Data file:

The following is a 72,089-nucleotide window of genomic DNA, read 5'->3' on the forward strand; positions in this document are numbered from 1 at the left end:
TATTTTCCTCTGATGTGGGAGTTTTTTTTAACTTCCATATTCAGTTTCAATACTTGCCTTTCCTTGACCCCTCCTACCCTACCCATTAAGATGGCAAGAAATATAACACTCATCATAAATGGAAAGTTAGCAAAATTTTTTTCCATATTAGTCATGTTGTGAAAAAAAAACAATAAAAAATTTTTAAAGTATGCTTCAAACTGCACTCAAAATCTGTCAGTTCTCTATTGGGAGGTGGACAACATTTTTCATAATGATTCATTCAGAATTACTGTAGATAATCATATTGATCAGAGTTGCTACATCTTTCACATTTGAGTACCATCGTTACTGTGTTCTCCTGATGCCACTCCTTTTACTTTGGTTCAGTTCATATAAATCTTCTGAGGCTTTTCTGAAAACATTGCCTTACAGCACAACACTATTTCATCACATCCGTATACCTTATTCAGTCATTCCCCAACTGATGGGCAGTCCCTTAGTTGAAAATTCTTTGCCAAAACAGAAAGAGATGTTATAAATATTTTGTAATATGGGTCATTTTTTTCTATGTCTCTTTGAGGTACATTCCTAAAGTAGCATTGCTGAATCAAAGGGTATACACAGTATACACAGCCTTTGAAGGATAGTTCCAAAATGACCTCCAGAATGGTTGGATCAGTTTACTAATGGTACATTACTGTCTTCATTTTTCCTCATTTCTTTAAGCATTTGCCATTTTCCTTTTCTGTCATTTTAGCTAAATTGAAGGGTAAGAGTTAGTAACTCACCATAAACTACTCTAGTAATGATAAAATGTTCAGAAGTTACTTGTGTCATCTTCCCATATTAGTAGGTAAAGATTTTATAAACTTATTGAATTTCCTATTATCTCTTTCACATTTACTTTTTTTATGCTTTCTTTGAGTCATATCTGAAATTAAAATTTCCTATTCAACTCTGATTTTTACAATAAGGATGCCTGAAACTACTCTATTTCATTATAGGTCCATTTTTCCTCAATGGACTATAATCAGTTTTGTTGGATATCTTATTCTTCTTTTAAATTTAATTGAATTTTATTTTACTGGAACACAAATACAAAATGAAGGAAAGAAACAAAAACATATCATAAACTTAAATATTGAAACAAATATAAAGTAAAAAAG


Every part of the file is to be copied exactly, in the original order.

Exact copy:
The following is a 72,089-nucleotide window of genomic DNA, read 5'->3' on the forward strand; positions in this document are numbered from 1 at the left end:
TATTTTCCTCTGATGTGGGAGTTTTTTTTAACTTCCATATTCAGTTTCAATACTTGCCTTTCCTTGACCCCTCCTACCCTACCCATTAAGATGGCAAGAAATATAACACTCATCATAAATGGAAAGTTAGCAAAATTTTTTTCCATATTAGTCATGTTGTGAAAAAAAAACAATAAAAAATTTTTAAAGTATGCTTCAAACTGCACTCAAAATCTGTCAGTTCTCTATTGGGAGGTGGACAACATTTTTCATAATGATTCATTCAGAATTACTGTAGATAATCATATTGATCAGAGTTGCTACATCTTTCACATTTGAGTACCATCGTTACTGTGTTCTCCTGATGCCACTCCTTTTACTTTGGTTCAGTTCATATAAATCTTCTGAGGCTTTTCTGAAAACATTGCCTTACAGCACAACACTATTTCATCACATCCGTATACCTTATTCAGTCATTCCCCAACTGATGGGCAGTCCCTTAGTTGAAAATTCTTTGCCAAAACAGAAAGAGATGTTATAAATATTTTGTAATATGGGTCATTTTTTTCTATGTCTCTTTGAGGTACATTCCTAAAGTAGCATTGCTGAATCAAAGGGTATACACAGTATACACAGCCTTTGAAGGATAGTTCCAAAATGACCTCCAGAATGGTTGGATCAGTTTACTAATGGTACATTACTGTCTTCATTTTTCCTCATTTCTTTAAGCATTTGCCATTTTCCTTTTCTGTCATTTTAGCTAAATTGAAGGGTAAGAGTTAGTAACTCACCATAAACTACTCTAGTAATGATAAAATGTTCAGAAGTTACTTGTGTCATCTTCCCATATTAGTAGGTAAAGATTTTATAAACTTATTGAATTTCCTATTATCTCTTTCACATTTACTTTTTTTATGCTTTCTTTGAGTCATATCTGAAATTAAAATTTCCTATTCAACTCTGATTTTTACAATAAGGATGCCTGAAACTACTCTATTTCATTATAGGTCCATTTTTCCTCAATGGACTATAATCAGTTTTGTTGGATATCTTATTCTTCTTTTAAATTTAATTGAATTTTATTTTACTGGAACACAAATACAAAATGAAGGAAAGAAACAAAAACATATCATAAACTTAAATATTGAAACAAATATAAAGTAAAAAAG